US - The recent trend in poultry production towards decreased feeding of antibiotics and increased feeding of probiotics led researchers at Oklahoma State University’s Robert M. Kerr Food and Agricultural Products Center, a part of the Division of Agricultural Sciences and Natural Resources, to look at how probiotics are helpful in poultry diets.
Sales of probiotic-fed chicken products in the United States have increased 34 per cent in the last year due to the demand for antibiotic-free poultry.
According to the US Department of Agriculture, Tyson Foods, the country’s largest processor of chicken, announced it would use probiotic-fed chickens in its operations by September 2017.
“The reason for the study was to help the food industry produce a healthier bird,” said Patricia Rayas, FAPC cereal chemist. “When the probiotics are ingested, they try to outweigh the bad bacteria.”
The research team received 300 broiler chickens, which were housed at the OSU poultry farm for 42 days. The broilers were split into four test groups to try different preparations of probiotics.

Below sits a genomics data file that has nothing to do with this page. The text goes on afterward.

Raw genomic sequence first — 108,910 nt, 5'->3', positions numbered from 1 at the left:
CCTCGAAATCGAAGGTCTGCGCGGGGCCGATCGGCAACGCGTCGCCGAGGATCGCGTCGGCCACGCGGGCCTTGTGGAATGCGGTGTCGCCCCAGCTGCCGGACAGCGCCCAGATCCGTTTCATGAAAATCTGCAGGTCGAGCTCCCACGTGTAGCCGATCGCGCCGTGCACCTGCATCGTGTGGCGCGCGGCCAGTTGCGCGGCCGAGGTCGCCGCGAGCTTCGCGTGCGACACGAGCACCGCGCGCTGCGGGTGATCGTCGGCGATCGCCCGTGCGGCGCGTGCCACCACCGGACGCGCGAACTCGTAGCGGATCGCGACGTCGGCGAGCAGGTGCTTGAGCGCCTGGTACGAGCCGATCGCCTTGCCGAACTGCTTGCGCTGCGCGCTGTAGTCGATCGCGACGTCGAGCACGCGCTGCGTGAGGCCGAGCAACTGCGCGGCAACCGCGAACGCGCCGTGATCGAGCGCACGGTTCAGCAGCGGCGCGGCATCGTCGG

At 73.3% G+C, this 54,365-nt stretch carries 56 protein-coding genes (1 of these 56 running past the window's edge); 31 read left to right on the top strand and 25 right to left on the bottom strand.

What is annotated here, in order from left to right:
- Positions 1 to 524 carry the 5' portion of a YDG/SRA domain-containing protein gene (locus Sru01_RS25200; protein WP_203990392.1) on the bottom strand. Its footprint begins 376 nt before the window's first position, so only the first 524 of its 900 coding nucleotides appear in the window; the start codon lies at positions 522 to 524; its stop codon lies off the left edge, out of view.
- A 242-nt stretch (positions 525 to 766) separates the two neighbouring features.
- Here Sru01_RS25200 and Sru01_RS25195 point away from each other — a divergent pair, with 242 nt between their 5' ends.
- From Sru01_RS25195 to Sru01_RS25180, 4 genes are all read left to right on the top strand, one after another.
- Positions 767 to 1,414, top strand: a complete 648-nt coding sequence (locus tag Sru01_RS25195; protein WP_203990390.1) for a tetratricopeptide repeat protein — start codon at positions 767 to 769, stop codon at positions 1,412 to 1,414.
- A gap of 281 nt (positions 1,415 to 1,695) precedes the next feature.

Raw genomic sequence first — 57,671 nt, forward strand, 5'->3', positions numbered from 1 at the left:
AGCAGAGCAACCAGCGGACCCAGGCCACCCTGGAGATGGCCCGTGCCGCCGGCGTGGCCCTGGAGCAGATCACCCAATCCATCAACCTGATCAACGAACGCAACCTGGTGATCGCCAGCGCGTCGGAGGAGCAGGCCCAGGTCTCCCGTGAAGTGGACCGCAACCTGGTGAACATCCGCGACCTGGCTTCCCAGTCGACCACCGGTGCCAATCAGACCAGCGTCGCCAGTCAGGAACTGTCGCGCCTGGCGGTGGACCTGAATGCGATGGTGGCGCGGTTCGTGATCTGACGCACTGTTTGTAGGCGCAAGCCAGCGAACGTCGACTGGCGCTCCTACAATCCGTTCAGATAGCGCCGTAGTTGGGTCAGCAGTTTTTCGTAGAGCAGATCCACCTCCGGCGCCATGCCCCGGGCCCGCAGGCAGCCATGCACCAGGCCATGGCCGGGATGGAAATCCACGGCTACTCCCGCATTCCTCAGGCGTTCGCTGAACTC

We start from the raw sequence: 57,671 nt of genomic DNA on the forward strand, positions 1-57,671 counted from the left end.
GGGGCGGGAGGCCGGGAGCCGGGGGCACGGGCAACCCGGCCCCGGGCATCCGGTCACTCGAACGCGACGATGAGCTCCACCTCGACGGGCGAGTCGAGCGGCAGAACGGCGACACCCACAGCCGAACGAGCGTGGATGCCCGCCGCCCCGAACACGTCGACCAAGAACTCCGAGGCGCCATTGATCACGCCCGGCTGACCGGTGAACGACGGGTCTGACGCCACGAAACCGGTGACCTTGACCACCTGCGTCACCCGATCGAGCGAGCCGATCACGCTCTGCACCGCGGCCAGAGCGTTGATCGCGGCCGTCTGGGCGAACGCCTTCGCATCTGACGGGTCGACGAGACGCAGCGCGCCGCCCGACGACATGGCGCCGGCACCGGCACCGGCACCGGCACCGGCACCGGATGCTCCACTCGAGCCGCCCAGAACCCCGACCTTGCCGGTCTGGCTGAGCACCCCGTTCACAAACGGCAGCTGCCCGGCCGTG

The team fed probiotics as a supplement in the chickens’ diet by using a mixture of probiotic strains created by Alejandro Penaloza, visiting assistant professor, and a standard feed diet.
“Our hypothesis was that the probiotics would improve the community of microbes in the gut of the broiler,” Ms Rayas said. “The broilers were then fed the probiotics two different ways – mixed in the feed and liquid administration.”
The final step of the study was to process the chickens in FAPC’s processing facility. Data was collected to calculate feed efficiency, and ground samples of the broilers were taken to the Cereal Chemistry Laboratory for further research.
Results showed in the first two weeks the broilers that were fed probiotics had an increased weight gain and lower death rate, thus increasing potential profits in a farm context.
“When the main objective is reached, the isolated probiotics may be useful for the poultry to produce chicken that is free of antibiotics and better-feed efficiency,” Zorba Hernandez, postdoctoral visiting scientist, said.
Research has shown probiotics give broilers protection for intestinal integrity and help defend the immune system from unwanted bacteria.
Mr Hernandez said further research is needed to evaluate other strains of probiotics and acquire more knowledge to measure the benefits of using probiotics in the poultry industry.
“This research can bring health benefits to chickens and people by maintaining healthy microbial community in the intestine of the chickens,” he said.
“This would maintain healthier chickens and reduce the use of antibiotics. Additionally, the use of probiotics also can generate ecological benefits and increase the efficiency of feed conversion of the broilers.”